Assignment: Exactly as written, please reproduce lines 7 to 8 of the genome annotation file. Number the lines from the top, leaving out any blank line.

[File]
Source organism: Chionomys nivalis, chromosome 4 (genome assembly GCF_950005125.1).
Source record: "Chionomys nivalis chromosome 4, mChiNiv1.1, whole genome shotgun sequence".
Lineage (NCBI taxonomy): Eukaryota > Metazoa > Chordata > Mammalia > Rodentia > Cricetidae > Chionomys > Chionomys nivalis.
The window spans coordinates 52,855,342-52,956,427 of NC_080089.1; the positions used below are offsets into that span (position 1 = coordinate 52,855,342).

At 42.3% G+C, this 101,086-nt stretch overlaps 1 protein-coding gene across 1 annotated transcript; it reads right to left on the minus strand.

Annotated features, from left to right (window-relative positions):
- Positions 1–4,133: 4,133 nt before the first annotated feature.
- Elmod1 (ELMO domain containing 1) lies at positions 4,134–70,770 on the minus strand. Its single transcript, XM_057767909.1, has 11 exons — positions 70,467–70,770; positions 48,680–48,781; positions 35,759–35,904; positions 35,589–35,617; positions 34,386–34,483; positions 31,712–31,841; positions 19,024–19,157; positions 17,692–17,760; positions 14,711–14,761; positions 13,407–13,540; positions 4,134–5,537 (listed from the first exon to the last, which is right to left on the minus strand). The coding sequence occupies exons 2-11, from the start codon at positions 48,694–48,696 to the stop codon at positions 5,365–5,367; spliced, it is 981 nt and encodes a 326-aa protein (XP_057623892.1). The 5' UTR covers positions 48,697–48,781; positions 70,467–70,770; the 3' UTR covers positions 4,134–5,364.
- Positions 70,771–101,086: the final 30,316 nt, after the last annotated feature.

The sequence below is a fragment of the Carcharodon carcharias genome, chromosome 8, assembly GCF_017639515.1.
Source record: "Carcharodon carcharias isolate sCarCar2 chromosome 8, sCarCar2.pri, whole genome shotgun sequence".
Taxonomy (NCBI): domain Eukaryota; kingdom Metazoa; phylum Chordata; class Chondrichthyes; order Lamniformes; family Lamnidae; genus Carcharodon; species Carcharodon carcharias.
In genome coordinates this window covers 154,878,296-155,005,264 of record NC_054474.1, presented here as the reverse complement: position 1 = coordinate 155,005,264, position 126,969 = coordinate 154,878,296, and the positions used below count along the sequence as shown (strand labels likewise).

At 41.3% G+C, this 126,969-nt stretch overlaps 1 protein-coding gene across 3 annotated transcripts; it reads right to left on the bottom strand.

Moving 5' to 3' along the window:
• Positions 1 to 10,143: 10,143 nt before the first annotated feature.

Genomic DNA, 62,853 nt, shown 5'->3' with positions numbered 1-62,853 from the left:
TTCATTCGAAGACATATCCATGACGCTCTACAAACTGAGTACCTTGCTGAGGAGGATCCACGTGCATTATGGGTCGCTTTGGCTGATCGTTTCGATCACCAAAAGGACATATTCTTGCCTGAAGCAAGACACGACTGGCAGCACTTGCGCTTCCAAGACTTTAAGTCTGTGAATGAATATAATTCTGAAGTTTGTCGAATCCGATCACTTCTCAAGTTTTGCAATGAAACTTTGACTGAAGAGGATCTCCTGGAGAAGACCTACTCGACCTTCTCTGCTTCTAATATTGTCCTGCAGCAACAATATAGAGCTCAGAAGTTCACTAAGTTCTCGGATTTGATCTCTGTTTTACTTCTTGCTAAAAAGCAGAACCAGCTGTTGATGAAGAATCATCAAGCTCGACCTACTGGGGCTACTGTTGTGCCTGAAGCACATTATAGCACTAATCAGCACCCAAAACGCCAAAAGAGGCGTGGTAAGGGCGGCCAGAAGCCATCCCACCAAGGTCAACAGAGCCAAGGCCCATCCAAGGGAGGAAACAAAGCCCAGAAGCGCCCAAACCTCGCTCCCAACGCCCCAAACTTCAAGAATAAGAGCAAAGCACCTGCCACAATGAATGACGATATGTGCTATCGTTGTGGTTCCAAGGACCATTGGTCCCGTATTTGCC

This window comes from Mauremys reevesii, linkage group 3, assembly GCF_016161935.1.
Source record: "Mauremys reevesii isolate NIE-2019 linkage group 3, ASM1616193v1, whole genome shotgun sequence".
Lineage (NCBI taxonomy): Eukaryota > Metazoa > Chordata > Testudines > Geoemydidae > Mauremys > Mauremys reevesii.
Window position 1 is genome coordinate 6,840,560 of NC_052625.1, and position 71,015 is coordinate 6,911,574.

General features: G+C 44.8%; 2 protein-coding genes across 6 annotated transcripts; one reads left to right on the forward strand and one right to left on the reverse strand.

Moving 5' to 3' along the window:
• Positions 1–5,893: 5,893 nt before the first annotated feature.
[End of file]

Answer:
- Positions 1–4,133: 4,133 nt before the first annotated feature.
- Elmod1 (ELMO domain containing 1) lies at positions 4,134–70,770 on the minus strand. Its single transcript, XM_057767909.1, has 11 exons — positions 70,467–70,770; positions 48,680–48,781; positions 35,759–35,904; positions 35,589–35,617; positions 34,386–34,483; positions 31,712–31,841; positions 19,024–19,157; positions 17,692–17,760; positions 14,711–14,761; positions 13,407–13,540; positions 4,134–5,537 (listed from the first exon to the last, which is right to left on the minus strand). The coding sequence occupies exons 2-11, from the start codon at positions 48,694–48,696 to the stop codon at positions 5,365–5,367; spliced, it is 981 nt and encodes a 326-aa protein (XP_057623892.1). The 5' UTR covers positions 48,697–48,781; positions 70,467–70,770; the 3' UTR covers positions 4,134–5,364.